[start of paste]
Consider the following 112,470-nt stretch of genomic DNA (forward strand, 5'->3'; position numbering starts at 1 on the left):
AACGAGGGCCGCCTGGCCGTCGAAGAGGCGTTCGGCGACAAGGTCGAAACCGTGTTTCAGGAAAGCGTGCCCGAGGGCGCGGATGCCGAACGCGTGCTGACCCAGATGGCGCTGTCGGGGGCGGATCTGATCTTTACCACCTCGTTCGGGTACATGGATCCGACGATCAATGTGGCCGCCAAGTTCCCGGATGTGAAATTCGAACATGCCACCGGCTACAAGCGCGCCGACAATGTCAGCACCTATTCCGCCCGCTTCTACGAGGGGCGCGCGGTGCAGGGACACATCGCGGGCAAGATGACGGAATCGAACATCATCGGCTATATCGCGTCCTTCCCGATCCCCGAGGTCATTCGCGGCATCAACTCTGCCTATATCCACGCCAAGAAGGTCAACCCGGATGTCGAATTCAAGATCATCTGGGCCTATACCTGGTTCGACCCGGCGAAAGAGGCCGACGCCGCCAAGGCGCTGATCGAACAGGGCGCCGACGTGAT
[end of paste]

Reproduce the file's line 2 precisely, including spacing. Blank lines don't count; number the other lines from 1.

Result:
AACGAGGGCCGCCTGGCCGTCGAAGAGGCGTTCGGCGACAAGGTCGAAACCGTGTTTCAGGAAAGCGTGCCCGAGGGCGCGGATGCCGAACGCGTGCTGACCCAGATGGCGCTGTCGGGGGCGGATCTGATCTTTACCACCTCGTTCGGGTACATGGATCCGACGATCAATGTGGCCGCCAAGTTCCCGGATGTGAAATTCGAACATGCCACCGGCTACAAGCGCGCCGACAATGTCAGCACCTATTCCGCCCGCTTCTACGAGGGGCGCGCGGTGCAGGGACACATCGCGGGCAAGATGACGGAATCGAACATCATCGGCTATATCGCGTCCTTCCCGATCCCCGAGGTCATTCGCGGCATCAACTCTGCCTATATCCACGCCAAGAAGGTCAACCCGGATGTCGAATTCAAGATCATCTGGGCCTATACCTGGTTCGACCCGGCGAAAGAGGCCGACGCCGCCAAGGCGCTGATCGAACAGGGCGCCGACGTGAT